Four out of every 5 smokers wish they had never started. Champix offers an important advance in smoking cessation. It is the first in a new class of medicines called selective nicotinic acetylcholine receptor partial agonists and it works by binding to the nicotinic receptors and providing relief from the craving and withdrawal symptoms while also reducing satisfaction and the rewarding effects of smoking.
A Death Every Eight Seconds
Smoking is the world’s leading preventable cause of premature death. While many smokers would like to quit to prevent further damage to their health, the World Health Organisation (WHO) estimates that less than 5% of smokers trying to quit unaided remain abstinent at 1 year. It is believed that most smokers continue to smoke not out of choice, but because they are addicted to nicotine. Addiction to nicotine is a chronic, relapsing medical condition. Worldwide, approximately 1.3 billion people currently smoke cigarettes. Approximately five million people die of smoking-related diseases each year worldwide and the WHO estimates that if current smoking patterns continue, the number of people dying of smoking-related diseases globally will double by 2020 to 10 million a year. According to the WHO, every eight seconds a person dies of a smoking-related disease (and almost as quickly someone else takes up smoking for the first time).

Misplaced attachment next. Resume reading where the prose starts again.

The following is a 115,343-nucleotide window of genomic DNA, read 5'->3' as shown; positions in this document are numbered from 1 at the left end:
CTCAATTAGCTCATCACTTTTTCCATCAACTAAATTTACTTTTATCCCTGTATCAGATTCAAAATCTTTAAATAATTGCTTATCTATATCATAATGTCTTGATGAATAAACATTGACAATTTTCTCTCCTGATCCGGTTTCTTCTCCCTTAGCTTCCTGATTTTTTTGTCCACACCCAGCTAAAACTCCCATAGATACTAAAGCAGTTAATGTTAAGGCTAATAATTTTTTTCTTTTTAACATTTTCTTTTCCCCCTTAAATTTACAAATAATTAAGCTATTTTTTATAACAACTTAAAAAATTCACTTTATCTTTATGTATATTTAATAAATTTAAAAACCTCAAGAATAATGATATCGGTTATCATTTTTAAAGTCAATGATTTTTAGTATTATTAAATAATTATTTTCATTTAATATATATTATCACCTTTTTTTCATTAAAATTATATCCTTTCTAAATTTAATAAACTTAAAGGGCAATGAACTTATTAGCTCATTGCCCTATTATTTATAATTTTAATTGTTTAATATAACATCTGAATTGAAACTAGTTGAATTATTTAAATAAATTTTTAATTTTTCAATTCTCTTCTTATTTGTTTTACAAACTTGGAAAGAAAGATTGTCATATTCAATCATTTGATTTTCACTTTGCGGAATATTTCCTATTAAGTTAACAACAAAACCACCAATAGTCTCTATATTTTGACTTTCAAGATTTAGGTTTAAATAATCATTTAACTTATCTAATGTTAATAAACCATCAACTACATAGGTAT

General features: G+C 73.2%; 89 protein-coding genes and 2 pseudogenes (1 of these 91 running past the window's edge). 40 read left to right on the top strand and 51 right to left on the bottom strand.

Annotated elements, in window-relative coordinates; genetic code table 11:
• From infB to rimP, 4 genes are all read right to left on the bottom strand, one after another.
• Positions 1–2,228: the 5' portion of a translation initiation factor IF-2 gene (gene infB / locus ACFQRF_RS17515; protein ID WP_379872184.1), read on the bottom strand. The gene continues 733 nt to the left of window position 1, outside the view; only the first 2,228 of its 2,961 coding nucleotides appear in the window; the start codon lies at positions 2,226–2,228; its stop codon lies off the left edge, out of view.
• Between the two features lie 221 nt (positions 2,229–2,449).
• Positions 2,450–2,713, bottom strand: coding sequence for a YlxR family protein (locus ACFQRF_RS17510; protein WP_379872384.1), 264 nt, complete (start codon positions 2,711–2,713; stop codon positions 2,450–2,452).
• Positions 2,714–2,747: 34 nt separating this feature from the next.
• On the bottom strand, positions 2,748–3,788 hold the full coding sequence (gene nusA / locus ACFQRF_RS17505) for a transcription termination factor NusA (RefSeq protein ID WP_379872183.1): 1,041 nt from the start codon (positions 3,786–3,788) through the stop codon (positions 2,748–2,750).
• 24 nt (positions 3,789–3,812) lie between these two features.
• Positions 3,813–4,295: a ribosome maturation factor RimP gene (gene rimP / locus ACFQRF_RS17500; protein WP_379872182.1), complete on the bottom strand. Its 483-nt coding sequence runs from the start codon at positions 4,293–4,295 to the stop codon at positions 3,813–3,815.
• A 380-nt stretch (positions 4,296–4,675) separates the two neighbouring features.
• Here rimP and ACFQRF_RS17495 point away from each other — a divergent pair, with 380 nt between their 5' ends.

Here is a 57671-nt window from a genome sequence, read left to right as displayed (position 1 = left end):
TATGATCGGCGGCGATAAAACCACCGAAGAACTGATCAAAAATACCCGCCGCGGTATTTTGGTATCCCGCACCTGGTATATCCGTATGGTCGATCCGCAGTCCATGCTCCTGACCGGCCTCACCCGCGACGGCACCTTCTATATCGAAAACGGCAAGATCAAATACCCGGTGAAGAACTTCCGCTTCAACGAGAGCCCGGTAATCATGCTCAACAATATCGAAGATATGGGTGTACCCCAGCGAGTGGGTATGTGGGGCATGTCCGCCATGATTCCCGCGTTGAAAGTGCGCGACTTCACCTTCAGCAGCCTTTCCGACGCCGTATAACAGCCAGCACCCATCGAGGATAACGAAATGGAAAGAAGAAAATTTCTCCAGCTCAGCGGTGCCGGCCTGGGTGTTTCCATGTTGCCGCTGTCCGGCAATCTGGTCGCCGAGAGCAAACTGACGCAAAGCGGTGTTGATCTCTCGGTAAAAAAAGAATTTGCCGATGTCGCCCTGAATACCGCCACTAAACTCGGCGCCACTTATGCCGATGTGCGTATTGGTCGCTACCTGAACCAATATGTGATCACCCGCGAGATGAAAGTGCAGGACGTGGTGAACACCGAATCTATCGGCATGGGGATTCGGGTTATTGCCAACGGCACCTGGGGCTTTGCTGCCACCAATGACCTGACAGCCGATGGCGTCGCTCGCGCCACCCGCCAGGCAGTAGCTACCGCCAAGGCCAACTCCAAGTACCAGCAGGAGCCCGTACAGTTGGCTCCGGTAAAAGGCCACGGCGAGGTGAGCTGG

Further information on smoking and quitting can be found on the following websites: ASH Ireland: www.ash.ie, Irish Heart Foundation: www.irishheart.ie , Irish Cancer Society: www.cancer.ie, Office of Tobacco Control: www.otc.ie
I'm starting it again tomorrow, I did start it a few weeks ago but I didn't want to mix with with other meds I was taking. 2 of the lads in the office are taking it and they where really heavy smokers and they have stopped.
It does work
I got the Champix and today was day 14 of the tablets. I stopped smoking yesterday so I've almost completed Day 2 as a non-smoker!! Craving are definitly a lot easier to handle and I think I might actually succeed this time in staying off the cigs! Very annoying though when I "forget" I'm not smoking and reach for cigarettes that aren't there!! But hopefully that will pass soon.
Can someone give me an idea of how much Champix costs? I used Zyban a good few years ago and stopped for nearly a year -something set me off again, but would like to try this new one, if the price is not prohibitive.
2 week starter pack is @65 euro. 125 monthly after that if you carry on.